A sweeping account of the social and political world of the Roman emperors by “the world’s most famous classicist” (Guardian).
In her international bestseller SPQR, Mary Beard told the thousand-year story of ancient Rome, from its slightly shabby Iron Age origins to its reign as the undisputed hegemon of the Mediterranean. Now, drawing on more than thirty years of teaching and writing about Roman history, Beard turns to the emperors who ruled the Roman Empire, beginning with Julius Caesar (assassinated 44 BCE) and taking us through the nearly three centuries—and some thirty emperors—that separate him from the boy-king Alexander Severus (assassinated 235 CE).
Yet Emperor of Rome is not your typical chronological account of Roman rulers, one emperor after another: the mad Caligula, the monster Nero, the philosopher Marcus Aurelius. Instead, Beard asks different, often larger and more probing questions: What power did emperors actually have? Was the Roman palace really so bloodstained? What kind of jokes did Augustus tell? And for that matter, what really happened, for example, between the emperor Hadrian and his beloved Antinous? Effortlessly combining the epic with the quotidian, Beard tracks the emperor down at home, at the races, on his travels, even on his way to heaven.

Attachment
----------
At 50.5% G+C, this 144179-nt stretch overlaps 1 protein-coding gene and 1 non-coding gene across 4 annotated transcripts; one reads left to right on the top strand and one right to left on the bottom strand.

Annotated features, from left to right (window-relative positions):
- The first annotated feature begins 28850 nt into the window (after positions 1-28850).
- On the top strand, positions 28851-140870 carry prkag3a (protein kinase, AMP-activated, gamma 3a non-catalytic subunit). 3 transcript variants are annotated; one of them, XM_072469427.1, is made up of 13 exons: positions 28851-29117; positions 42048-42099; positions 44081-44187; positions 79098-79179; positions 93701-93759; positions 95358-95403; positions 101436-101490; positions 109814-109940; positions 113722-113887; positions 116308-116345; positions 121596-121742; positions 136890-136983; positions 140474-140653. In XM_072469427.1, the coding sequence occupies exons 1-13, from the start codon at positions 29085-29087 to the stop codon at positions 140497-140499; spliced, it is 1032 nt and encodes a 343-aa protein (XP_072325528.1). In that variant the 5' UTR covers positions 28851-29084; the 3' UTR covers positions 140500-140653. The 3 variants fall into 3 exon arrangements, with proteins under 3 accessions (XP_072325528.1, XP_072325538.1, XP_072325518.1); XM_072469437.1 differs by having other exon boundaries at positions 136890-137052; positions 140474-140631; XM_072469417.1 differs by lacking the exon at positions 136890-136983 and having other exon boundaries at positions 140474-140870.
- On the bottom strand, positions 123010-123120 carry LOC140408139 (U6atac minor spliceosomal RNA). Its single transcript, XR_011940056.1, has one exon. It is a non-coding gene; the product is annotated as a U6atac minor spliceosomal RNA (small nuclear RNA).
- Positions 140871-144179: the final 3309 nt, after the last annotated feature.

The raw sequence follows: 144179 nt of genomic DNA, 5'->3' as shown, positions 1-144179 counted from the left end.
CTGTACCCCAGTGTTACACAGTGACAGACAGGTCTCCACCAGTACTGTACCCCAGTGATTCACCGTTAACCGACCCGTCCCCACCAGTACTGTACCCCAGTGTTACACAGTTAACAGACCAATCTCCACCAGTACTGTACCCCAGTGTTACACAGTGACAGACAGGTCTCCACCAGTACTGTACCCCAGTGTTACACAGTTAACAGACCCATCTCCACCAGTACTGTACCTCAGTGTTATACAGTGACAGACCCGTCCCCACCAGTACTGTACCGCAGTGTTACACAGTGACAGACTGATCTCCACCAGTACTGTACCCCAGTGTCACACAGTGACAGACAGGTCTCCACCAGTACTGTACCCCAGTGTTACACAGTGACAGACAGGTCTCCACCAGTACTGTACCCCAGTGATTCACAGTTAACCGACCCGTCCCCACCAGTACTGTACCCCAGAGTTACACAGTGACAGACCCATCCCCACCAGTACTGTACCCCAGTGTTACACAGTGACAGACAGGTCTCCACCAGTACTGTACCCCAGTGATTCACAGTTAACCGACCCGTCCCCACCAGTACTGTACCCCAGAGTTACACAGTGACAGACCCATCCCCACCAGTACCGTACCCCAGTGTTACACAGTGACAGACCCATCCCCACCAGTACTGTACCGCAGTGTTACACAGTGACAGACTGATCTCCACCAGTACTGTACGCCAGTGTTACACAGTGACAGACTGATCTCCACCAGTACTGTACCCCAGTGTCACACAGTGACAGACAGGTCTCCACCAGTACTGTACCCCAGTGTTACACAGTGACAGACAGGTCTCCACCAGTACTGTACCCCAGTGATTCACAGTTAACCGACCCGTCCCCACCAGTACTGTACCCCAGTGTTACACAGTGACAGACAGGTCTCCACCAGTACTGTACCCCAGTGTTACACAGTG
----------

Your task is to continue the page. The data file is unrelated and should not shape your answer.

Along the way, Beard explores Roman fictions of imperial power, overturning many of the assumptions that we hold as gospel, not the least of them the perception that emperors one and all were orchestrators of extreme brutality and cruelty. Here Beard introduces us to the emperor’s wives and lovers, rivals and slaves, court jesters and soldiers, and the ordinary people who pressed begging letters into his hand—whose chamber pot disputes were adjudicated by Augustus, and whose budgets were approved by Vespasian, himself the son of a tax collector.
With its finely nuanced portrayal of sex, class, and politics, Emperor of Rome goes directly to the heart of Roman fantasies (and our own) about what it was to be Roman at its richest, most luxurious, most extreme, most powerful, and most deadly, offering an account of Roman history as it has never been presented before.